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Rice is virtually indispensable to any meal.  Gohan, or 'rice,' also is used to mean 'food' or 'meal.'  Steamed white rice is most commonly used, but fried rice and noodles also are used.
Onigiri, translated as 'rice balls,' are usually triangular, disc-shaped, or capsule-shaped.  Ingredients often are mixed in with the rice or stuffed into the middle.  There are many types of molds available to turn onigiri into bears, bunnies, and other whimsical shapes.  Onigiri is meant to be eaten with the hands and often has a strip of nori wrapped around it to keep the fingers from getting sticky.
Many varieties are used, such as soba, somen, or udon.  Often yakisoba is included in bento, which is soba noodles stir-fried with various ingredients.
One of the most common bento ingredients, egg is served in various ways, such as tamagoyaki (a slightly sweet layered omelet), hard-boiled, fried, and scrambled with various ingredients.
Sausages / hotdogs
Sausages, or mini wieners, often are cut into various shapes using a sharp knife or molds to resemble animals and other objects, such as an octopus, a crab, or a flower.
Grilled fish
Salted salmon is a favorite.  I like to use leftovers from dinner - usually salmon, catfish, or trout.
Fish cake
There are different forms, including chikuwa (a tube-like form) and kamaboko (usually served in slices). 
Miniature kebabs are the cutest!  Traditionally made with chicken and scallions, you can use whatever suits your fancy.
Teriyaki-flavored meat
Chicken and beef are most popular, but you can use teriyaki sauce on vegetables, tofu, and even noodles, and it will taste great.
Meatballs are delicious and oh-so-cute in bento.  Skewer them, serve them on pasta, tuck them into mini-sandwiches...the possibilities are endless!
There are so many varieties out there.  I would advise against using raw fish, since most bento is not refrigerated before it is eaten.  I like using smoked salmon, vegetables, tofu, cooked meats, grilled eel, SPAM, shrimp, and other ingredients as filling.
Or kare, is usually served with rice.  A classic comfort food, Japanese curry is more mild and sweeter than its Indian counterparts. Curry is fairly liquidy and requires a watertight seal when packing in a bento.  I've found that Glad Press n' Seal works well to create a seal in 'designer boxes' that aren't meant for soupy items.
Chicken nuggets
Another fun and flexible food that is easy to prepare.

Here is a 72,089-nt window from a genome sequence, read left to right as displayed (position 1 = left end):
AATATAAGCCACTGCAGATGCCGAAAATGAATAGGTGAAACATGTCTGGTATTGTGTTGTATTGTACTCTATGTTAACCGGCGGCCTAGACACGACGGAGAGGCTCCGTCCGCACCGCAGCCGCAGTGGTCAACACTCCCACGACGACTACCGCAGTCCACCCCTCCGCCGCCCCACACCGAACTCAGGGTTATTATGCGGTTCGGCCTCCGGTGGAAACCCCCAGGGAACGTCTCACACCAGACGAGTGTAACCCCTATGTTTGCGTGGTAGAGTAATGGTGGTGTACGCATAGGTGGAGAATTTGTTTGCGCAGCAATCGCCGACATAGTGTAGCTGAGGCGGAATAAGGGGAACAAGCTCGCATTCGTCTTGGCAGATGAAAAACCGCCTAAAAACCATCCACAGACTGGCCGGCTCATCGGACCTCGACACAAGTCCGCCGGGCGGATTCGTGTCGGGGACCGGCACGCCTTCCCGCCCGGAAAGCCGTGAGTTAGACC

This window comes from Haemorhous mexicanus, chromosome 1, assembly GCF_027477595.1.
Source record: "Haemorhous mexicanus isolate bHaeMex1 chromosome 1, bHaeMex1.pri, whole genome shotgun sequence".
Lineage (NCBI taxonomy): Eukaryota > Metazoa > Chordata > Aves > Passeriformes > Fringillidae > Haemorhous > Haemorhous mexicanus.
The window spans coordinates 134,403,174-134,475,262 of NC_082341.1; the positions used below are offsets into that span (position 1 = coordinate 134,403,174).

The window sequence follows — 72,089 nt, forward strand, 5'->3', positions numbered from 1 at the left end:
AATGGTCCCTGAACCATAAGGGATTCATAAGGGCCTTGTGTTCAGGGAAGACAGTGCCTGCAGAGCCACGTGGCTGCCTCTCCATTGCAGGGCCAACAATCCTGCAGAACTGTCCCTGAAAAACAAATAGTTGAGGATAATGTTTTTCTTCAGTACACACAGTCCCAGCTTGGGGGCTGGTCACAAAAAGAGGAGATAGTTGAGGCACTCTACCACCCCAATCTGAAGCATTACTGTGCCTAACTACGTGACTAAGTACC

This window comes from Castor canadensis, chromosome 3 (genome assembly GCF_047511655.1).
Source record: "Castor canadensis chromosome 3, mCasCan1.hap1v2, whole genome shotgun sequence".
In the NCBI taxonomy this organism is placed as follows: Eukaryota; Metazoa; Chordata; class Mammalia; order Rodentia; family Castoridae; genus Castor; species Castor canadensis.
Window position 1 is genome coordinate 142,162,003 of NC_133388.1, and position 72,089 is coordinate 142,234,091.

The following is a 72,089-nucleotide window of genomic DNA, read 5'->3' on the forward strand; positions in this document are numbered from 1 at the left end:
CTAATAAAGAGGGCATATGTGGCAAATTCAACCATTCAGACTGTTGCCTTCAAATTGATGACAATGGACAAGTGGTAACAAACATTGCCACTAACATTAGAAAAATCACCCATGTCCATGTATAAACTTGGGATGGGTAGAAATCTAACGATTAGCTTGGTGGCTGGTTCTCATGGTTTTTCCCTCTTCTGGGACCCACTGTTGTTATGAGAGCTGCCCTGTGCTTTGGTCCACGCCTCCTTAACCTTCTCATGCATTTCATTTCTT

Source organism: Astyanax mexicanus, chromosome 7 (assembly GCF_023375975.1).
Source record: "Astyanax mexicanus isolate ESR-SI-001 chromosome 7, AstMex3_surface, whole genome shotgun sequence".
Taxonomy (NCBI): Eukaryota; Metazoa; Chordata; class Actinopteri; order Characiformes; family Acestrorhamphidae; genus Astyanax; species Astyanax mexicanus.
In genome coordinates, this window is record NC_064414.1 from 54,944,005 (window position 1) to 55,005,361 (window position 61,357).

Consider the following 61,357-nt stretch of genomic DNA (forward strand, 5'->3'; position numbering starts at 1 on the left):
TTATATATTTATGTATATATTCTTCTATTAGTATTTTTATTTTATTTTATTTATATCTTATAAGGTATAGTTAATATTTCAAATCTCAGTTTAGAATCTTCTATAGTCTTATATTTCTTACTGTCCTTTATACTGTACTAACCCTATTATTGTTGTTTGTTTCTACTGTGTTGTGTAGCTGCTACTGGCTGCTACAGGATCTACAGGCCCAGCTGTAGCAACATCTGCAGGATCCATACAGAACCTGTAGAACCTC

Gyoza, steamed buns, wontons, and other types of dumplings make for tasty bento fare. 
Or korokke, these are ingredients (e.g., beef and onion) mixed with mashed potato that are rolled in panko before being fried to golden goodness.  Once I figure out how to fry these properly, I will include them in my bento more regularly.
Tofu puffs are healthy and easy to incorporate into stirfries, curries, and soups and are great eaten on their own (or with a bit of your favorite sauce). They freeze well too.
Supermarkets sell bento-perfect cubes of cheese.  I also like the Laughing Cow wedges and the mini-Babybel cheeses.
Raw, steamed, simmered, boiled, stir-fried, or pickled.  I like to use colorful vegetables, such as broccoli, carrots, cucumber, cherry/grape tomatoes, snow peas, broccolini, red/yellow/green bell peppers, etc.  You also can shape vegetables using mini cookie cutters to add extra cuteness to your bento.
A long-standing staple of bento, pickled Japanese apricots are believed to keep rice fresh and are served either on a bed of plain rice (resembling the Japanese flag) or stuffed inside onigiriUmeboshi has a very sour taste that is quite addicting.
A condiment that adds flavor and color to rice.  Popular ingredients include nori flakes, shrimp, salmon, and toasted sesame seeds.  My favorite is yasai fumi furikake.
Included as stewed kombu, or wakame in a miso soup, or as strips used to wrap onigiriNori also is cut into decorative patterns, transforming rice into soccer balls, Sanrio characters, and other cute designs.
I like all kinds of berries, tinned mandarin oranges, apples, bananas, and more exotic fruits, like mango, longans, and lychee.  If you pack apples or other fruits that tend to brown, try rubbing a bit of lemon juice on the cut surfaces to prevent browning.  Fruits also can be cut into appealing shapes with a paring knife or using small cookie cutters.